Option 1: Microsoft’s Azure Virtual Desktop

With Azure Virtual Desktop, Microsoft’s centralized servers host your VDI environment. Microsoft handles the load balancing, connection broker, servers, and other technical aspects; you manage the virtual machines and desktops. What’s more, you only pay for what you use. Azure’s autoscale feature enables you to increase or decrease capacity as demand changes, including on specific days or times when demand may be higher. This helps manage costs. 

Another benefit of Azure Virtual Desktop is the built-in security and compliance. By using the service, you leverage the talents of 3,500 security experts who collaborate to protect your Azure data and business assets, as well as the $1 billion annually Microsoft invests in cybersecurity. Azure’s state-of-the-art security has protections against DDoS attacks, integrated security controls, and supports multiple layers of defense. In terms of industry regulations, Azure Virtual Desktop compliance certifications include HIPAA, FedRAMP High for Commercial, PCI, and more. Lastly, if one of your staff member’s BYOD device is ever compromised or stolen, your business data will be safe as it lives on Microsoft’s centralized servers—not your employee’s endpoint device.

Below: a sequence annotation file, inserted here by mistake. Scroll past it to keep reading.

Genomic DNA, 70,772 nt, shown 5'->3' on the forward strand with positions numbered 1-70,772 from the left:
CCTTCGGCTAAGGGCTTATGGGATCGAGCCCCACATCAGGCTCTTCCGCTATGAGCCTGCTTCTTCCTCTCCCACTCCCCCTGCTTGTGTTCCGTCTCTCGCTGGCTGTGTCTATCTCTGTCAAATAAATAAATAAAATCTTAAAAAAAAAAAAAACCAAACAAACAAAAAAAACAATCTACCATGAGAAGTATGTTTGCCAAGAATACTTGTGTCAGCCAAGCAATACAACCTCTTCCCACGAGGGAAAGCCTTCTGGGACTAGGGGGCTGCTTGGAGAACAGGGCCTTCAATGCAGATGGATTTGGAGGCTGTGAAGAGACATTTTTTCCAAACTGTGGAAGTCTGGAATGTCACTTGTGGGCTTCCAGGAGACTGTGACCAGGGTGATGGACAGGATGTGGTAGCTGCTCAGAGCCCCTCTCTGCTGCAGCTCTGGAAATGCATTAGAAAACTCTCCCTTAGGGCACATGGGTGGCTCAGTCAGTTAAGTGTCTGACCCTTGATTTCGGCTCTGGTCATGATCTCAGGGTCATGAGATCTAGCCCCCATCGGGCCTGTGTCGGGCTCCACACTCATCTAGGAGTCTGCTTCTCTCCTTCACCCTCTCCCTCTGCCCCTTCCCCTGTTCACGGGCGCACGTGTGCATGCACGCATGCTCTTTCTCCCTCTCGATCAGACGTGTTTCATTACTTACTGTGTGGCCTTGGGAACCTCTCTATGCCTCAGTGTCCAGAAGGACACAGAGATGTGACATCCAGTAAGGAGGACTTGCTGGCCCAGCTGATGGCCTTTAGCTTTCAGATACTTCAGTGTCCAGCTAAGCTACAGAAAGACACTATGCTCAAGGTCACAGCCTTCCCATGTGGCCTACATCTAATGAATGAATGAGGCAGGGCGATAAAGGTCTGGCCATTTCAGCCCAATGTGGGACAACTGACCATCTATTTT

While it may sound easy to implement Azure Virtual Desktop, there are still many things to consider before getting started. These include, though are not limited to, your: 

  • Number of users

  • Applications 

  • Identity provider 

  • Network connectivity

  • Storage requirements

  • Bandwidth needs

  • RAM and core requirements

  • Persistent or non-persistent VDI selection

Switching to Azure Virtual Desktop comes with many advantages. The ability for you and your staff to access your desktops anywhere, the simplified management and maintenance, and scalability are some of the notable perks. But you also have to consider costs, which can vary greatly depending on your needs, and the implementation process. As with any technology migration, you should expect the occasional setback and plan for them accordingly. If you’d like assistance with your migration, Leverage IT can help. Contact us here

Option 2: Cloud Migration

If switching to Azure Virtual Desktop sounds like too drastic of a change, then consider an alternative option—cloud computing. You’re probably somewhat familiar with the technology, which includes popular solutions like Microsoft 365 and Google Drive. Regardless of the option you choose, cloud computing provides many of the benefits Azure VDI offers.

The benefits of cloud computing include: